The gut microbiome (GMB) is comprised of trillions of microorganisms that reside in the intestinal tract. Evidence suggests that the bacterial composition of the GMB is altered in Alzheimer’s disease patients compared to healthy controls (some species increase in abundance while others decrease); a finding that has also been observed in some mouse models of AD. Recent studies suggest that changes in the gut microbiome may directly contribute to the development of Alzheimer’s disease. Mechanisms that may mediate this link are still mostly unknown. Early research is beginning to identify potential routes by which changes in the gut can impact the brain and pathologies related to Alzheimer’s disease such as amyloid plaque deposits. Some areas of focus include the disruption of the entire ecosystem or a role for specific resident microbes, peripheral inflammation that impacts the brain through interactions with the vasculature or the brain’s resident innate immune cells (glia), and even the direct spread of microbes from the gut to the brain.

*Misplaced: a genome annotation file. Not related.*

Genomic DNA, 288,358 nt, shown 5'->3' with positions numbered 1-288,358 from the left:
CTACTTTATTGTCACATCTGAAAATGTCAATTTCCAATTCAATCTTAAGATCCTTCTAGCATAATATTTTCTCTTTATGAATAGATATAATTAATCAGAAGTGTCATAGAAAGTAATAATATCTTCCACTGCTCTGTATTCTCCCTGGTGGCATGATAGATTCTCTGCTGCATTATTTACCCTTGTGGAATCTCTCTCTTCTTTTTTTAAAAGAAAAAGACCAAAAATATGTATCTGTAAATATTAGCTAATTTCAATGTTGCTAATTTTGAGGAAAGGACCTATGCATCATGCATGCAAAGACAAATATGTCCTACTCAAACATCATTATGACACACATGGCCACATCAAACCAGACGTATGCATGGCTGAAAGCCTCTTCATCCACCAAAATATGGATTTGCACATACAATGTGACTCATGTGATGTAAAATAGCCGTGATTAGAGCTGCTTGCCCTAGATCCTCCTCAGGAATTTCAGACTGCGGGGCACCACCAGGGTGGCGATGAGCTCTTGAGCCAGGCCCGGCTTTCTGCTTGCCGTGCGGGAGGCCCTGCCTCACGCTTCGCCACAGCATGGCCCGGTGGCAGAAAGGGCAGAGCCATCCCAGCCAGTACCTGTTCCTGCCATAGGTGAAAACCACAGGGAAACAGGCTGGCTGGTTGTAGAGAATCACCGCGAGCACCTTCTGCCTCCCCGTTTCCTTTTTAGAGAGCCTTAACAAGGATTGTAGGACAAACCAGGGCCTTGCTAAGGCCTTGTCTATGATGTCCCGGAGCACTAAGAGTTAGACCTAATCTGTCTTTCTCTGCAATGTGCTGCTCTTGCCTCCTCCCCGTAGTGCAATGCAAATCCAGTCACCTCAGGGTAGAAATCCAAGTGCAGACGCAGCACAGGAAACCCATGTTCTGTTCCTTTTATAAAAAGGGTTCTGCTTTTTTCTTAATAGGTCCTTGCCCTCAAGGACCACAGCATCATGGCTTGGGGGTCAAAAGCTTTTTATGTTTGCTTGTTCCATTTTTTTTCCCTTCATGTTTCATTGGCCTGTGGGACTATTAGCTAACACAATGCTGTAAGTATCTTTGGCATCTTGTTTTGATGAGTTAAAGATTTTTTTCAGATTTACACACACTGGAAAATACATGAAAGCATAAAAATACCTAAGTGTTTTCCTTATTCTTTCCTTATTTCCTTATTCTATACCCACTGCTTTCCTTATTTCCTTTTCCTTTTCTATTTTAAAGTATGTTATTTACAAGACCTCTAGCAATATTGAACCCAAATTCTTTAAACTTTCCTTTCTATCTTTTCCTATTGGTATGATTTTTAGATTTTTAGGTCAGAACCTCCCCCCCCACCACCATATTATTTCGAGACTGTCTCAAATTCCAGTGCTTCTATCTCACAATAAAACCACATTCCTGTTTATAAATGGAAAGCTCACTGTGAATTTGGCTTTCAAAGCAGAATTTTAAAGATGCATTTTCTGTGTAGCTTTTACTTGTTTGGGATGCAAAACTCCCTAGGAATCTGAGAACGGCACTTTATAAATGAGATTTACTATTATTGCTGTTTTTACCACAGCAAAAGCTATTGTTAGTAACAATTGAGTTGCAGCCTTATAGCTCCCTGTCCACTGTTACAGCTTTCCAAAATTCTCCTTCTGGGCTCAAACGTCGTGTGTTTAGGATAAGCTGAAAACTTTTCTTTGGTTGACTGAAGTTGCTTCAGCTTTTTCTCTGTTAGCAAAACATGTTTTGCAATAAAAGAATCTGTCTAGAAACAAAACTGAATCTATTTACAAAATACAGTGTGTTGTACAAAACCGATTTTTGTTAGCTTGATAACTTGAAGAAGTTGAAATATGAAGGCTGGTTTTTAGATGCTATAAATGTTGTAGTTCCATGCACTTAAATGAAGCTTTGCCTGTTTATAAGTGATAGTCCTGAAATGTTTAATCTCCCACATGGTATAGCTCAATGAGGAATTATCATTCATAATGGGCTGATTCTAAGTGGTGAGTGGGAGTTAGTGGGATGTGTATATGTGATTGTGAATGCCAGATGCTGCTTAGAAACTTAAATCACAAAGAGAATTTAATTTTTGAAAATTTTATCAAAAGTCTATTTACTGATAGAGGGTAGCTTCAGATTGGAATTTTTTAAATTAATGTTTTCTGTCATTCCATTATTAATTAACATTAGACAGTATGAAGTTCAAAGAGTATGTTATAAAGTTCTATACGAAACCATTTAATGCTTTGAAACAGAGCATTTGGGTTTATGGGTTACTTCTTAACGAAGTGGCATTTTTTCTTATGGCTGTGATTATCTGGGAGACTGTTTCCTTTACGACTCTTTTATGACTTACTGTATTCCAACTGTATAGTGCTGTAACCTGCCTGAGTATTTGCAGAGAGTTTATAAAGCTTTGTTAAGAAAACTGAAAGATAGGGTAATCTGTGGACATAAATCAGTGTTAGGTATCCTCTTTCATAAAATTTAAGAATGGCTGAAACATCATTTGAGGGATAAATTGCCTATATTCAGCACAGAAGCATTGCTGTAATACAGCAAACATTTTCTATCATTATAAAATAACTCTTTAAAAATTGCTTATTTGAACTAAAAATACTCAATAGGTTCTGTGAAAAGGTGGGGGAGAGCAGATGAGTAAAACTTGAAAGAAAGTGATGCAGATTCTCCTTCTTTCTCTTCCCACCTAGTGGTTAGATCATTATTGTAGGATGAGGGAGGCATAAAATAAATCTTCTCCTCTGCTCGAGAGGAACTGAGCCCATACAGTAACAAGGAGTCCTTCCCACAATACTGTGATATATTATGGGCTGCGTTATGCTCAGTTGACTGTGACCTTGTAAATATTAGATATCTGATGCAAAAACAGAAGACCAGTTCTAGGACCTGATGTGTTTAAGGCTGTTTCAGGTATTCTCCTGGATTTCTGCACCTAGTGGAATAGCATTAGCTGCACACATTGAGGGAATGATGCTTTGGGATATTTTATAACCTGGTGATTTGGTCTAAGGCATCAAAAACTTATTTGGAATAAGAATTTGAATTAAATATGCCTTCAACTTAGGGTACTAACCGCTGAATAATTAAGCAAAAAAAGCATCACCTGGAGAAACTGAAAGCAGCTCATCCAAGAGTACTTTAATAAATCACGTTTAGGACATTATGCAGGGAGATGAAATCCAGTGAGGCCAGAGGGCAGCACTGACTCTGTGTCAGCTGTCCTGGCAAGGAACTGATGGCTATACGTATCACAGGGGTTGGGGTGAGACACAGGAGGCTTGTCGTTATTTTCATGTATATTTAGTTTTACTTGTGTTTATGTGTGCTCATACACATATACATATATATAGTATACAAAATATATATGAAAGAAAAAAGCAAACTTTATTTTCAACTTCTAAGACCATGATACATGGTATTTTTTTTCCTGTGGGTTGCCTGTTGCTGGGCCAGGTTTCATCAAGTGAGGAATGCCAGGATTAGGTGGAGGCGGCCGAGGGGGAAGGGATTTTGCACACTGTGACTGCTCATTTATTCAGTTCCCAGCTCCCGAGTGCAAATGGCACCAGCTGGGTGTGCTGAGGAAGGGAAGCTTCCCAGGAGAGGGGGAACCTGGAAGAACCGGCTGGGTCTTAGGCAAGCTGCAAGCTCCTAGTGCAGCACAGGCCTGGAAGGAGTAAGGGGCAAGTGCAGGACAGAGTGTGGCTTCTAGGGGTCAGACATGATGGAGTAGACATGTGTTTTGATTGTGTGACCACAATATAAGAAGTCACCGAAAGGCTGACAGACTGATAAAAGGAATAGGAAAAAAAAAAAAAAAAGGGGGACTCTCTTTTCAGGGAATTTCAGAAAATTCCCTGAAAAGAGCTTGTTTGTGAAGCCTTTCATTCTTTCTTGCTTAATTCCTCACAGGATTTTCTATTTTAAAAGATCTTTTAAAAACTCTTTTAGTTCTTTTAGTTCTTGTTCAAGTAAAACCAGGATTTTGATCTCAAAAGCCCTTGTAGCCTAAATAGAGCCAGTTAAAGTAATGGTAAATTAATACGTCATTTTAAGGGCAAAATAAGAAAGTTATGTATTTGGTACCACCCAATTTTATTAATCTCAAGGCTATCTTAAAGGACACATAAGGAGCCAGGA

The projects of this consortium represent a multi-faceted approach to investigating the mechanisms by which the microbiome impacts AD progression. The projects of this consortium will increase the field’s understanding of this important emerging area and its relevance to developing novel therapeutics for people who might develop or who are living with Alzheimer’s disease.



Dr. Robert Vassar, Northwestern University, Chair of the Consortium

Dr. David Holtzman, Washington University School of Medicine St. Louis

Dr. Laura Cox, Brigham and Women’s Hospital

Dr. Sangram Sisodia, University of Chicago

Drs. Rudolph E. Tanzi and Nanda Kumar Navalpur Shanmugam, Massachusetts General Hospital